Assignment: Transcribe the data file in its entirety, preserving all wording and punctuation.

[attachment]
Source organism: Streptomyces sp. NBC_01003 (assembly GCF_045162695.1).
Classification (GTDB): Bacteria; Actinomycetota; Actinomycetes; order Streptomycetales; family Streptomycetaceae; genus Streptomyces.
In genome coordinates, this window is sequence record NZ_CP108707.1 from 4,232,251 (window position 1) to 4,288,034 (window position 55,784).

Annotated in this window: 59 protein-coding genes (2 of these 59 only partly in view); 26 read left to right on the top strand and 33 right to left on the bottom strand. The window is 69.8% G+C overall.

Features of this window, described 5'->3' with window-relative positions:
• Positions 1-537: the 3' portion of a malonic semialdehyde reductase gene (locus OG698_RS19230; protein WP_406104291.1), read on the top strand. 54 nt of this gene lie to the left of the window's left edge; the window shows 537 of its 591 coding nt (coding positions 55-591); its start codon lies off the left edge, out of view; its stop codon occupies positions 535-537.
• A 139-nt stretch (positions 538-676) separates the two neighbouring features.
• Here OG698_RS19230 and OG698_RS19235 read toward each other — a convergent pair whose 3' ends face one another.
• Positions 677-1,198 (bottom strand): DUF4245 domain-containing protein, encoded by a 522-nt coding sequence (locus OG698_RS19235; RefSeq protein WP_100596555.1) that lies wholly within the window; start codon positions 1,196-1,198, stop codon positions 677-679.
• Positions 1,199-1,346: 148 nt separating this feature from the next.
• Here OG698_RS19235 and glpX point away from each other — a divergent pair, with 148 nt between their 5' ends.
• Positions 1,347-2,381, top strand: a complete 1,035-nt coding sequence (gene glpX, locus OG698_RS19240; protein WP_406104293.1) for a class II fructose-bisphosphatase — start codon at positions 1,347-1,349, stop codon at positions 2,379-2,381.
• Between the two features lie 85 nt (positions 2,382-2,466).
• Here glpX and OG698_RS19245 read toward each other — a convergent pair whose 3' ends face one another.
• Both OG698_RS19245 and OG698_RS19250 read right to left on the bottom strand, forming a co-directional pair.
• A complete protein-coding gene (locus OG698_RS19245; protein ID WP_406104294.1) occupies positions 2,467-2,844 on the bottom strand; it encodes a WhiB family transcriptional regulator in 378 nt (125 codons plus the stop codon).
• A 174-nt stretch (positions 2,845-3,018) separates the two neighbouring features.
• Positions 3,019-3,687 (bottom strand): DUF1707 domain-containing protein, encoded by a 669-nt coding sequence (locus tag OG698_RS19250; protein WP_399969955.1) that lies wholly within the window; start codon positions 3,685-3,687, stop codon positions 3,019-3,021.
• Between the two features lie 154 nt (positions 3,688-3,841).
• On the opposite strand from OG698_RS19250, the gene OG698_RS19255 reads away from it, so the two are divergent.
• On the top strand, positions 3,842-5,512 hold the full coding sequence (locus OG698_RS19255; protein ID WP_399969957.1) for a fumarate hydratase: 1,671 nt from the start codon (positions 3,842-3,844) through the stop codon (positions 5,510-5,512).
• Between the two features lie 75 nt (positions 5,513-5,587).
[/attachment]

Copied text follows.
Source organism: Streptomyces sp. NBC_01003 (assembly GCF_045162695.1).
Classification (GTDB): Bacteria; Actinomycetota; Actinomycetes; order Streptomycetales; family Streptomycetaceae; genus Streptomyces.
In genome coordinates, this window is sequence record NZ_CP108707.1 from 4,232,251 (window position 1) to 4,288,034 (window position 55,784).

Annotated in this window: 59 protein-coding genes (2 of these 59 only partly in view); 26 read left to right on the top strand and 33 right to left on the bottom strand. The window is 69.8% G+C overall.

Features of this window, described 5'->3' with window-relative positions:
• Positions 1-537: the 3' portion of a malonic semialdehyde reductase gene (locus OG698_RS19230; protein WP_406104291.1), read on the top strand. 54 nt of this gene lie to the left of the window's left edge; the window shows 537 of its 591 coding nt (coding positions 55-591); its start codon lies off the left edge, out of view; its stop codon occupies positions 535-537.
• A 139-nt stretch (positions 538-676) separates the two neighbouring features.
• Here OG698_RS19230 and OG698_RS19235 read toward each other — a convergent pair whose 3' ends face one another.
• Positions 677-1,198 (bottom strand): DUF4245 domain-containing protein, encoded by a 522-nt coding sequence (locus OG698_RS19235; RefSeq protein WP_100596555.1) that lies wholly within the window; start codon positions 1,196-1,198, stop codon positions 677-679.
• Positions 1,199-1,346: 148 nt separating this feature from the next.
• Here OG698_RS19235 and glpX point away from each other — a divergent pair, with 148 nt between their 5' ends.
• Positions 1,347-2,381, top strand: a complete 1,035-nt coding sequence (gene glpX, locus OG698_RS19240; protein WP_406104293.1) for a class II fructose-bisphosphatase — start codon at positions 1,347-1,349, stop codon at positions 2,379-2,381.
• Between the two features lie 85 nt (positions 2,382-2,466).
• Here glpX and OG698_RS19245 read toward each other — a convergent pair whose 3' ends face one another.
• Both OG698_RS19245 and OG698_RS19250 read right to left on the bottom strand, forming a co-directional pair.
• A complete protein-coding gene (locus OG698_RS19245; protein ID WP_406104294.1) occupies positions 2,467-2,844 on the bottom strand; it encodes a WhiB family transcriptional regulator in 378 nt (125 codons plus the stop codon).
• A 174-nt stretch (positions 2,845-3,018) separates the two neighbouring features.
• Positions 3,019-3,687 (bottom strand): DUF1707 domain-containing protein, encoded by a 669-nt coding sequence (locus tag OG698_RS19250; protein WP_399969955.1) that lies wholly within the window; start codon positions 3,685-3,687, stop codon positions 3,019-3,021.
• Between the two features lie 154 nt (positions 3,688-3,841).
• On the opposite strand from OG698_RS19250, the gene OG698_RS19255 reads away from it, so the two are divergent.
• On the top strand, positions 3,842-5,512 hold the full coding sequence (locus OG698_RS19255; protein ID WP_399969957.1) for a fumarate hydratase: 1,671 nt from the start codon (positions 3,842-3,844) through the stop codon (positions 5,510-5,512).
• Between the two features lie 75 nt (positions 5,513-5,587).